Buckley Mayor Pat Johnson quipped this week that her community of 4,500 people will become a dead-end town come Friday.
Johnson wasn’t talking about economic prospects, but the town’s temporary weeklong status as the physical end of state Route 410, east Pierce County’s major transportation artery.
That status comes courtesy of the Washington State Department of Transportation. Beginning at 10 p.m. Friday, the department will close Route 410 at Buckley in Pierce County and on the other side of the White River at Enumclaw in King County.
The closure, due to end at noon April 23, will allow construction crews to replace and repair parts of the bridge damaged by an over-height truck last year. The state was never able to find the truck. The $1.8 million repair is being paid for with federal and state funds.
The closure, necessary to ensure the White River bridge’s long-term structural integrity, will create long commutes for drivers who live and work on opposite sides of the White River. Traveling from Buckley to Enumclaw, ordinarily a 10-minute, 3.6-mile drive, will take more than an hour and nearly 35 miles for the 20,000 vehicles that daily use the bridge.
The suggested detour directs travelers going from Buckley to Enumclaw through Bonney Lake, Sumner and Auburn on a long horseshoe-shaped route. That route involves both Route 410 and Route 167, which are among the busiest highways in the state during rush hours.
“We’re not looking forward to it,” Johnson said. “But it is what it is.”
Neither pedestrians nor bicyclists will be allowed to use the bridge during the closure. Emergency vehicles will be allowed if they notify the WSDOT a few minutes before their passage.
This will be the second time in the last year the state has closed Route 410 to make bridge repairs. Last year, after bridge inspectors discovered the bent and twisted metal bridge supports, the agency closed the bridge for temporary repairs. Now crews will remove those temporary fixes and replace them with new steel. Workers will heat other damaged pieces and twist them into their original shapes.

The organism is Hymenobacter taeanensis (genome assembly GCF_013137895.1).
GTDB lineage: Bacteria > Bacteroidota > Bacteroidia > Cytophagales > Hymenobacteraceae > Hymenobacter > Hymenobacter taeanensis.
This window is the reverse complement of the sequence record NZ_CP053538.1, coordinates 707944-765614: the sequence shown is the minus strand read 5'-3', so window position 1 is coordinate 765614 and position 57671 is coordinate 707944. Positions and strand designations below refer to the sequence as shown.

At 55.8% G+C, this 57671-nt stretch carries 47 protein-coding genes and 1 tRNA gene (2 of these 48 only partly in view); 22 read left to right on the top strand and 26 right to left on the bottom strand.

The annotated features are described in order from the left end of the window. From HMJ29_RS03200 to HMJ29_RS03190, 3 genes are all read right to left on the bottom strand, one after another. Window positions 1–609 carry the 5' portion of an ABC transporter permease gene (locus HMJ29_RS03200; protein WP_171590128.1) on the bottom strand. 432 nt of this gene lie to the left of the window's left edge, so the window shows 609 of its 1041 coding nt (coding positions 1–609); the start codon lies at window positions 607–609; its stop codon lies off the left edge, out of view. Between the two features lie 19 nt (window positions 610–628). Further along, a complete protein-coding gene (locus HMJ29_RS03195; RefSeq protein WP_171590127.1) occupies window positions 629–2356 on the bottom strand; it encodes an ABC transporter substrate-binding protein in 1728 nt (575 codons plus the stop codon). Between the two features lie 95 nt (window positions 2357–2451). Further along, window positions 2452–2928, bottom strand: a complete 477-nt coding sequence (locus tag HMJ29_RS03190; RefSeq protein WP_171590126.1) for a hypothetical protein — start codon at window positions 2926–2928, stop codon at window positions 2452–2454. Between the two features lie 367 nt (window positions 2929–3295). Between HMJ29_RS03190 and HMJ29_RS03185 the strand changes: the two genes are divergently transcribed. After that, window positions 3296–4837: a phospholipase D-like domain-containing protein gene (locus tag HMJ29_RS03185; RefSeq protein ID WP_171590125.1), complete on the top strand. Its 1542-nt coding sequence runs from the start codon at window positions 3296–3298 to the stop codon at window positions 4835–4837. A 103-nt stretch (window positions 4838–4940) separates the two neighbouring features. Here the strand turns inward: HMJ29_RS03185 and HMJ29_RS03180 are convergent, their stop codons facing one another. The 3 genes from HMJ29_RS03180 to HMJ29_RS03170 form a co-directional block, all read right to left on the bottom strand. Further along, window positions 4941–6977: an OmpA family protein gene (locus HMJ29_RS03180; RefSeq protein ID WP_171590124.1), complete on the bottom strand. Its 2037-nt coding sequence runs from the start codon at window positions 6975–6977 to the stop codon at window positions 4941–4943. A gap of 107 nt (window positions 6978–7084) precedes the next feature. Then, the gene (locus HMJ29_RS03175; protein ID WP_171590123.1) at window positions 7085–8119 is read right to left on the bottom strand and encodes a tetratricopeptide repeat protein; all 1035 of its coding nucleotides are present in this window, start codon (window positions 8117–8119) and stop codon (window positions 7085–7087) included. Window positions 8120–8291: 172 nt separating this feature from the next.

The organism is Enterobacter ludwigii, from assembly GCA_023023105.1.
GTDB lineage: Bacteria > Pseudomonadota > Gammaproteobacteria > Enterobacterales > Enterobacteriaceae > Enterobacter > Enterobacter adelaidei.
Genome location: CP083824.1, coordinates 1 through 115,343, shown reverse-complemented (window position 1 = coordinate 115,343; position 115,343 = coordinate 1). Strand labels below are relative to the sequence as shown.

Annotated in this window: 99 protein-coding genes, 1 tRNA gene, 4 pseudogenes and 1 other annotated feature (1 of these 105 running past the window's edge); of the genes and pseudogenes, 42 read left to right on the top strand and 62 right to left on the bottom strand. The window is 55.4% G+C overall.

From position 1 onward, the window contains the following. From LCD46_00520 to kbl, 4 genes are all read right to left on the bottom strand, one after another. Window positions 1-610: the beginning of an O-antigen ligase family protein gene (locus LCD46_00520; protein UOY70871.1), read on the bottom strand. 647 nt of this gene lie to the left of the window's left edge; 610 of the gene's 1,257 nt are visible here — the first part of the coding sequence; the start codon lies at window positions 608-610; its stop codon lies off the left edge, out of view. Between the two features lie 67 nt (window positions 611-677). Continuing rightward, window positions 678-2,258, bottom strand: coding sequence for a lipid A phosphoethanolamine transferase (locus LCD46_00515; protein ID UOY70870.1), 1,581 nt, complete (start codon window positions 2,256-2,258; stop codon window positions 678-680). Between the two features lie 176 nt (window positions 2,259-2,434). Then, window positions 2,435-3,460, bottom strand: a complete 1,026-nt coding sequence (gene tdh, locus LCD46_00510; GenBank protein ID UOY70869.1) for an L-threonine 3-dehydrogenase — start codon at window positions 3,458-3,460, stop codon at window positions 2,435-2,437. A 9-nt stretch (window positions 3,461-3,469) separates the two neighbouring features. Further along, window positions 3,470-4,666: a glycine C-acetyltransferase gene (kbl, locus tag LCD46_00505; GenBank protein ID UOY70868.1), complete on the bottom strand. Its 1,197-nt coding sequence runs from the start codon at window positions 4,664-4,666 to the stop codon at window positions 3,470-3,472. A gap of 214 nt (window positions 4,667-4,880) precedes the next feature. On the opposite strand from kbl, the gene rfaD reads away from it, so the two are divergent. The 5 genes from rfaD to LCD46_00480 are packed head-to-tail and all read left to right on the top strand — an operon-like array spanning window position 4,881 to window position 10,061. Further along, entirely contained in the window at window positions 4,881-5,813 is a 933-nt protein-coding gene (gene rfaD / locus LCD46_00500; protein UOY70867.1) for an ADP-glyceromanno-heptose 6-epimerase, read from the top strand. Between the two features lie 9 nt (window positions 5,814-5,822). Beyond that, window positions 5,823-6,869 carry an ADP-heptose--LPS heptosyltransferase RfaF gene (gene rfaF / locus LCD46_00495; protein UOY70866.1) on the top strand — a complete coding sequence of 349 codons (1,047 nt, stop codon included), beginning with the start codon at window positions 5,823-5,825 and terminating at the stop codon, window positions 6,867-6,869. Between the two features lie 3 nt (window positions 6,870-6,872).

The contractor performing the repairs has begun preparations, reducing the two-lane bridge to one lane nightly to erect scaffolding.
The scheduling of the closure was the subject of negotiations between the Enumclaw Chamber of Commerce, Republican state Sen. Pam Roach of Sumner and the transportation department, said Troy Couch, the chamber’s executive director.
The original schedule called for closing the bridge on four consecutive weekends between Thanksgiving and Christmas last year. That would have disrupted Christmas shopping and celebrations and cut off easy access to the Crystal Mountain ski area from Pierce County during the critical holiday season.
“After the lack of snow that they had in the previous season, that would have been a devastating blow for Crystal and the nearby resorts,” Couch said.
The group picked next week for several reasons. It is spring break for the Enumclaw School District (though not for the White River School District on the Pierce County side of the river).
The springtime closure won’t affect the Chinook Pass route to Yakima, since it remains closed due to winter snows.
And the closure is expected to have minimal or little effect on Crystal Mountain, where the season ends this weekend. The resort has warned potential customers of the bridge closures and recommended they reach the mountain via Auburn.
Businesses and governments are taking extraordinary measures to cope, said Couch. Some businesses in Enumclaw are closing for the week. Others are allowing some employees to work from home.
The city of Buckley is suspending enforcement of its 72-hour limit on recreational vehicle parking to allow workers to live in their RVs for the week of the closure rather than enduring the commute.
Peter Erickson, co-owner of Performance Physical Therapy, said he expects the closure to be costly for his business, which has locations both in Enumclaw and Bonney Lake.
“The problem is really a nightmare for us,” he said. He expects his business will lose $6,000 to $12,000 during the closure. Erickson is paying his employees who live on the opposite side of river from where they work an extra hour of pay for the time spent commuting.
One Enumclaw business, the White River Credit Union, whose sole office is in King County, is offering its customers who live on the other side of the bridge a bonus if they brave the detour to do business.
Each of those customers will receive a T-shirt printed with an image of the bridge and the message, “Embrace the detours in life,” and “White River Bridge Detour.” On the back, is the slogan “Worth the detour.”
“We decided that we couldn’t avoid the closure, so we decided to embrace it,” said Brandy Fielding, the credit union’s chief executive.
Couch is avoiding the detour altogether. He’ll be vacationing in Florida next week.
John Gillie: 253-597-8663